Damage resulting from Hurricane Florence could cut North Carolina sweet potato shipments by as much as 35 percent, at least with one early estimate. Better estimates may not be available for weeks.
Vick Family Farms of Wilson, N.C was expecting to resume the week harvest the week of September 24th when fields should dry. The grower-shipper had completed harvesting about 35 percent of its crop before the massive storm hit.
Farming operation near Wilson, N.C., received about 10 to 12 inches of rain, while southern and southeastern parts of the state east of Wilson received 30 to 40 inches of rain. The farm and packinghouse never lost power. The Vick operation is guessing it has lost 25 to 35 percent of its production, while growing regions south and east potentially suffering greater damage.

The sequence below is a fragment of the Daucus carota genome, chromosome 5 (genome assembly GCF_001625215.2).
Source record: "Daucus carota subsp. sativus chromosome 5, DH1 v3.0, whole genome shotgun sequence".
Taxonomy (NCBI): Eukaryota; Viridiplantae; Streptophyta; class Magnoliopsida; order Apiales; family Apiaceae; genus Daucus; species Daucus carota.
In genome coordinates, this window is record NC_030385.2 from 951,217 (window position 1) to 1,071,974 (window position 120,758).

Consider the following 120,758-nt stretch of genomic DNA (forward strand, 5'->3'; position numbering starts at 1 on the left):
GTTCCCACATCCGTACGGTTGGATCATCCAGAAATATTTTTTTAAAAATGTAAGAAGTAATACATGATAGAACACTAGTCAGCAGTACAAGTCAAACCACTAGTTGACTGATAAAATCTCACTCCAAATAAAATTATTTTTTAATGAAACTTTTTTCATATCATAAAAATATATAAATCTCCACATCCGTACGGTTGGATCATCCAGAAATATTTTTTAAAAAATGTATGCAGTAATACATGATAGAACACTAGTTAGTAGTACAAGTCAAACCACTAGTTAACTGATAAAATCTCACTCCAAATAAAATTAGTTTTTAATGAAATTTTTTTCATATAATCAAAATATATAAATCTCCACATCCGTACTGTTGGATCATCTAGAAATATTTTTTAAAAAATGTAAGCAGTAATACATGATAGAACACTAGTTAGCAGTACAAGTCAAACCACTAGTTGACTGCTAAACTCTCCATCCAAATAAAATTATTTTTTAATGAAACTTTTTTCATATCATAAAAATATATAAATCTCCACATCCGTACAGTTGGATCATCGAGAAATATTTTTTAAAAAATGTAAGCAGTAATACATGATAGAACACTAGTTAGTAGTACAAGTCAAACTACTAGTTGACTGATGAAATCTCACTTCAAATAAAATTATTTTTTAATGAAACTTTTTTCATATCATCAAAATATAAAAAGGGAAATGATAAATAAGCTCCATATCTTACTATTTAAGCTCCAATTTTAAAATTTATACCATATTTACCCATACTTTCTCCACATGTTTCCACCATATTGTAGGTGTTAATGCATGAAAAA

The North Carolina sweet potato harvest usually finishes harvest by November or when there is a heavy frost. Thus, how much of the crop is harvested will affect volume this season. Whether post hurricane harvested sweet potatoes will have good storage quality is another concern. Effects from the hurricane are expected to be felt for the next 12 months.
Product harvested prior to Florence has been cured and is being shipped.
The USDA reports season-to-date shipments of North Carolina sweet potatoes totaled only 200,000 pounds through September 15th, off from 7.8 million pounds the same time a year ago.
Nearly all U.S. sweet potatoes are shipped by truck and for the 2017 shipping season North Carolinas accounted for 72.9 percent of the volume, Mississippi 11.7 percent, California 11.6 percent and Louisiana 3.8 percent.